The Edinburgh Review: Or Critical Journal, Volume 83

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Leonard Scott Publication Company, 1846

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Página 290 - My conceit of his person was never increased toward him by his place or honours ; but I have and do reverence him for the greatness that was only proper to himself; in that he seemed to me ever by his work one of the greatest men and most worthy of admiration that had been in many ages. In his adversity I ever prayed that God would give him strength, for greatness he could not want...
Página 335 - The bleak wind of March Made her tremble and shiver, But not the dark arch, Or the black flowing river; Mad from life's history, Glad to death's mystery Swift to be hurled — Anywhere, anywhere Out of the world ! In she plunged boldly, No matter how coldly The rough river ran.
Página 18 - That privilege of Parliament does not extend to the case of writing and publishing seditious libels...
Página 178 - ... houses on the same account), we have, by a field return this day made, no less than two thousand eight hundred and ninety-eight men now in camp unfit for duty because they are barefoot and otherwise naked.
Página 75 - To abolish a status which in all ages God has sanctioned, and man has continued, would not only be robbery to an innumerable class of our fellow-subjects, but it would be extreme cruelty to the African savages, a portion of whom it saves from massacre, or intolerable bondage in their own country, and introduces into a much happier state of life ; especially now when their passage to the West Indies and their treatment there is humanely regulated. To abolish that trade would be to " shut the gates...
Página 328 - The coot was swimming in the reedy pond, Beside the water-hen, so soon affrighted ; And in the weedy moat the heron, fond Of solitude, alighted. The moping heron, motionless and stiff, That on a stone, as silently and stilly, Stood, an apparent sentinel, as if To guard the water-lily.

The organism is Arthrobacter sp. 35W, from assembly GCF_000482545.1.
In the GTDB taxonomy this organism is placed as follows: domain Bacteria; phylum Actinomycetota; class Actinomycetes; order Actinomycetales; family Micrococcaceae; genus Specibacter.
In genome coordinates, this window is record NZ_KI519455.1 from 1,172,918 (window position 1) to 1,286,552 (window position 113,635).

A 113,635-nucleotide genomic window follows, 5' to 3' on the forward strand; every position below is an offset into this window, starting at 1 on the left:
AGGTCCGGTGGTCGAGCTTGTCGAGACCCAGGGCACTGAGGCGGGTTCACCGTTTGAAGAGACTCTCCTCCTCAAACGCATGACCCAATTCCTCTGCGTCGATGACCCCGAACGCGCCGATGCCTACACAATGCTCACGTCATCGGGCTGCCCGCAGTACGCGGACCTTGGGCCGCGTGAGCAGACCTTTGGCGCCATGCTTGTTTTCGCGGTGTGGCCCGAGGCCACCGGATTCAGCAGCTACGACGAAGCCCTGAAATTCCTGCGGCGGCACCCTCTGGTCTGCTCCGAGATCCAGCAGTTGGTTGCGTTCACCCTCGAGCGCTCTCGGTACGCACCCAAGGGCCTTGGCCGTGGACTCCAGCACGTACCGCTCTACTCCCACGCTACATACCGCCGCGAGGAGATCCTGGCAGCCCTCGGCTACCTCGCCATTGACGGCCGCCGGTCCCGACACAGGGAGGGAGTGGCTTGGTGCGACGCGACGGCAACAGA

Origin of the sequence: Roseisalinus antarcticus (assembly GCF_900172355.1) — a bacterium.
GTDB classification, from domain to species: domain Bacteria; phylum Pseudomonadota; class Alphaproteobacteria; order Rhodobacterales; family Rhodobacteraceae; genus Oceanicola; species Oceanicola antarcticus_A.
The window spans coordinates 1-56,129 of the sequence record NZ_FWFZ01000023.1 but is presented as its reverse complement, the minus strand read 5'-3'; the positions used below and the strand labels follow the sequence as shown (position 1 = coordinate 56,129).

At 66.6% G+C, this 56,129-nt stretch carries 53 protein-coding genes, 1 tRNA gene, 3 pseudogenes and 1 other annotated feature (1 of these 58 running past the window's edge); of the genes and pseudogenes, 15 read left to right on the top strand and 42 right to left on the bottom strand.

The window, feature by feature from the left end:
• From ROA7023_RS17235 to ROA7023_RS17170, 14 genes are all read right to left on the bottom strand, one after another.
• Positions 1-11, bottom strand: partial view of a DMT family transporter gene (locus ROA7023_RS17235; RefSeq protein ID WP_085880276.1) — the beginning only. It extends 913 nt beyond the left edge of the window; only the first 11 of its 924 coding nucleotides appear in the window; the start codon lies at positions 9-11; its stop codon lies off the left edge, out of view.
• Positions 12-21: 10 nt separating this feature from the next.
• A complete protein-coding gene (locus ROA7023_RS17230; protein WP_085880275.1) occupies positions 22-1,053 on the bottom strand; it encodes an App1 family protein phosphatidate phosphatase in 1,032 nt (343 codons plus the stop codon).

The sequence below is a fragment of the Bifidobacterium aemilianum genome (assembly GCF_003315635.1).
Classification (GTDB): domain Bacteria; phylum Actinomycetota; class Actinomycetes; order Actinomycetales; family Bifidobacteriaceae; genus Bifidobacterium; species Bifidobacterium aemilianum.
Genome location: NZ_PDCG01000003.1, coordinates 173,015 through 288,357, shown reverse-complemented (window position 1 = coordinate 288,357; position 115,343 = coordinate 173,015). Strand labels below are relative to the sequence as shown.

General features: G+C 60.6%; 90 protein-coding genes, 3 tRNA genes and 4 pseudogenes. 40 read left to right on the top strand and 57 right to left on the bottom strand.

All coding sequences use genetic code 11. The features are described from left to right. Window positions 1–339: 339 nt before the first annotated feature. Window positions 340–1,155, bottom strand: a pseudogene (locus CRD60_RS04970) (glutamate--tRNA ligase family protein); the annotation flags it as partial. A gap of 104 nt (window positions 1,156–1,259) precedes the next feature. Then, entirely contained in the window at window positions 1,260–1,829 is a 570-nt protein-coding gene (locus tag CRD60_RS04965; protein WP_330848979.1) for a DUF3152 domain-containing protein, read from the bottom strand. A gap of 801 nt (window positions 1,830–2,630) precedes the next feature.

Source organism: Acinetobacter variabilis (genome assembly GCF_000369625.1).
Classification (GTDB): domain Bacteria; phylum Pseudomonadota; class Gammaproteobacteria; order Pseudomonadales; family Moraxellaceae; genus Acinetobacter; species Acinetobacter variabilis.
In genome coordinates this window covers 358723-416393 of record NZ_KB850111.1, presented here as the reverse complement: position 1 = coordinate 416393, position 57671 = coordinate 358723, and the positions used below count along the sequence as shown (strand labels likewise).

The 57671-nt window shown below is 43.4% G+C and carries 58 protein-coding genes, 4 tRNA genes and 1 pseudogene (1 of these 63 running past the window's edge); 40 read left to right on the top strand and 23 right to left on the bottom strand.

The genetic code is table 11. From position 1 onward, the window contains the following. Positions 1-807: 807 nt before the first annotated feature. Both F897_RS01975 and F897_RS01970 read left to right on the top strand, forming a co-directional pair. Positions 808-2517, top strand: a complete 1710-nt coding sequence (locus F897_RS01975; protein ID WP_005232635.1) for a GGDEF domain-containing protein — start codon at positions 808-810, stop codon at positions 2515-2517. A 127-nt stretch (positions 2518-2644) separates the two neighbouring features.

Página 332 - A quibble is to Shakespeare what luminous vapours are to the traveller : he follows it at all adventures ; it is sure to lead him out of his way, and sure to engulf him in the mire.
Página 469 - On the British side of the line, with the exception of a few favoured spots, where some approach to American prosperity is apparent, all seems waste and desolate.
Página 435 - Keep always to the point, or with an eye upon it, and instead of saying things to make people stare and wonder, say what will withhold them hereafter from wondering and staring. This is philosophy; to make remote things tangible, common things extensively useful, useful things extensively common, and to leave the least necessary for the last.
Página 470 - ... miles. There, on the side of both the Canadas, and also of New Brunswick and Nova Scotia, a widely scattered population, poor, and apparently unenterprising, though hardy and industrious, separated from each other by tracts of intervening forest, without towns and markets, almost without roads, living in mean houses, drawing little more than a rude subsistence from ill-cultivated land, and seemingly incapable of improving their condition, present the most instructive contrast to their enterprising...

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